Disclaimer: While Destiny 2’s Forsaken Expansion is now live, the nature of it being a “live service game” means there is a lot of content to plough through. Rest assured, we will update this article in due course. At this point in time, however, we can discuss the campaign (and other new additions) with some authority. That said, we will be doing our best to avoid story spoilers outside of everything shown in the pre-release marketing material.
“Forsaken” is a “life or death” expansion for Destiny 2. While the original Destiny’s Taken King expansion rejuvenated the fledgling franchise, it remained disappointing to see Bungie need to rectify so many mistakes a year on from the launch of the sequel. Can Forsaken FIX Destiny 2? Forsaken starts strongly. Stepping back into the shoes of your Guardian, you’ll head to the Prison of Elders, a lock-up for the galaxy’s most wanted which was last seen in the original Destiny’s “House of Wolves” expansion. This time, however, the inmates are loose and you’ll fight alongside Cayde-6 to get them back in line. Needless to say, things go awry and…
SPOILERS FOR THOSE THAT HAVEN’T SEEN THE TRAILERS
Cayde is murdered. No resurrections, no “just kidding”, Cayde is dead. What follows is an unevenly paced but thoroughly enjoyable revenge tale across a new location, “The Tangled Shore”, hunting high-level enemies implicated in Cayde’s death (known as Barons), as well as the big bad himself, Uldren.
Unfortunately, after that strong opening (stuffed to the brim with gorgeous cinematics) it isn’t long until you’re sent on a short fetch quest, completing small (and easy) bounties. While it is a decent enough excuse to explore the new locale, the (admittedly very pretty) purple skybox and craggy asteroids never feel particularly inspired. Thankfully there is an endgame location which I hope will feel more like Oryx’s Dreadnaught. After running these very violent errands, it’s time to face the Barons. Most Baron encounters are marked as “Adventures” which mean no cutscenes.
That disappointment aside, some of the battles are truly epic – one tech-loving Baron known as the Machinist rains fire from the skies, sending you dodging and diving in order to line up your shots. Meanwhile, The Hangman’s enclosed arena caused constant misery, his minions laying traps as we danced the dance of death. Unfortunately, other encounters such as “The Rifleman” were a lot less exciting and in fact even when defeating him, completing the mission, the in-game “Triumph” system failed to recognize this. A minor gripe, admittedly.
These Barons head up an army of twisted Fallen variants known as “The Scorn”. Yes, that’s right – since Destiny’s launch in 2014, we still don’t have any truly new enemy races, at least visually. It’s disappointing but The Scorn are quick and aggressive, often rushing in with melee attacks. The original Destiny was at its best as a power fantasy – something the sequel lost at launch. Forsaken (and the patch that preludes it) rectifies this with true aplomb.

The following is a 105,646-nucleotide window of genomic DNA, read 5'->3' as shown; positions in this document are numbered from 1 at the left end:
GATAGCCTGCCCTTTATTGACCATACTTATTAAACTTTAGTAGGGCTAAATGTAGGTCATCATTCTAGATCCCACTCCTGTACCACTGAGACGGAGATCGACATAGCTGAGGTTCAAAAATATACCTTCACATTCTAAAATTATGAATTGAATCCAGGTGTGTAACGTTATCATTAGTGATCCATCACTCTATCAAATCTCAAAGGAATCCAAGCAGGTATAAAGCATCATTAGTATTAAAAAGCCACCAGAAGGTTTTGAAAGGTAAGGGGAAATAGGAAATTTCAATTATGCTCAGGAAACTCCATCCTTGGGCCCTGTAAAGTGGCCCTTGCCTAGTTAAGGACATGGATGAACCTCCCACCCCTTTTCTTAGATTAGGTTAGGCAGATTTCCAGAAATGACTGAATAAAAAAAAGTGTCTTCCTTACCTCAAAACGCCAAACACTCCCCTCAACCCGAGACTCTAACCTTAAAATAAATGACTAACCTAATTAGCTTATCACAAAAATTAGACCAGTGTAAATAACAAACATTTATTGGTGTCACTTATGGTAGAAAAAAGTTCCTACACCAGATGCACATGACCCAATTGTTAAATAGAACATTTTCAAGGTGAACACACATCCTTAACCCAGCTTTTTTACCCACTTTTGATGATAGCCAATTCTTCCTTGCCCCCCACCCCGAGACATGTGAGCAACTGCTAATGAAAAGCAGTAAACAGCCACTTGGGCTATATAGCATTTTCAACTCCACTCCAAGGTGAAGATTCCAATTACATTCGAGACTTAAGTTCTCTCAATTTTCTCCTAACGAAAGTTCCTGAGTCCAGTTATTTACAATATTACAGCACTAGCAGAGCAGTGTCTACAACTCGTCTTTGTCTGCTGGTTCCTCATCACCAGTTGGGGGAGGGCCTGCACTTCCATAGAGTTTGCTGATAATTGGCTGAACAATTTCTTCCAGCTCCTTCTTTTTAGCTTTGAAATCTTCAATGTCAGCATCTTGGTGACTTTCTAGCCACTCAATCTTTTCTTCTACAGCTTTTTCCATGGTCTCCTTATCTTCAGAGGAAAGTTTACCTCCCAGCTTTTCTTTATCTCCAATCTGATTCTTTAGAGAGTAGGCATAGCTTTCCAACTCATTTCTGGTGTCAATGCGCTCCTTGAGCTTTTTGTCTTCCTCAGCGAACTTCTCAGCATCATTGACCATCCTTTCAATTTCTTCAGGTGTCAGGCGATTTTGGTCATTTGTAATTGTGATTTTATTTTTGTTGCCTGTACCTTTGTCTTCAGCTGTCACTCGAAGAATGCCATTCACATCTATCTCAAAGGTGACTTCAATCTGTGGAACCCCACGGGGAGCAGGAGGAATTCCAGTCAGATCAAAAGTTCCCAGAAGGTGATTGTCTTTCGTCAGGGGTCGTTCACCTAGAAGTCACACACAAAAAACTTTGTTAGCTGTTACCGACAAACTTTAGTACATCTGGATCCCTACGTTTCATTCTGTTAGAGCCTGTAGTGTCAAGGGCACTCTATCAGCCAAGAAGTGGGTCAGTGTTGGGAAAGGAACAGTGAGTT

Weapon slot changes allow for more flexibility and tactical depth (and in many ways feels like a return to the original’s way of doing things), while the speed at which your Guardian moves feels positively supersonic compared to the plodding ways of the launch game. That said, nothing gets the party started like a “Super Move” and Forsaken adds nine (one for each subclass). On top of that, throughout the campaign new gear is doled out so liberally that the entire system felt Diablo-esque – at no point was I ground to a halt in my pursuit of leveling, always at around where I needed to be for the next Baron fight.
The joy of Destiny’s leveling has always been the ways in which it can be achieved, and Forsaken is the purest iteration of that ideal. You can level up by playing three player strikes with your friends, fighting in the Crucible against other players, or just playing the game at your own pace, seeking out treasure. While the new content is great, the patch prior to Forsaken reinvigorates existing content too – strikes are more fluid with the speed in which you can move, and Crucible now has those “oh-my-goodness-did-you-see-that” moments that had once been replaced by roving packs of players hunting stragglers.
So much of Destiny 2 feels new in the same way that The Taken King bought the predecessor back from the dead. All that said, I have a long way to go. When finishing the campaign, my main character now sits at a level of 500, with the level cap being 600. Unlike with prior campaigns, there is so much left to do – the aforementioned endgame area “The Dreaming City” needs to be opened through a quest, and who knows what I’ll find there?
Update – 11/9/18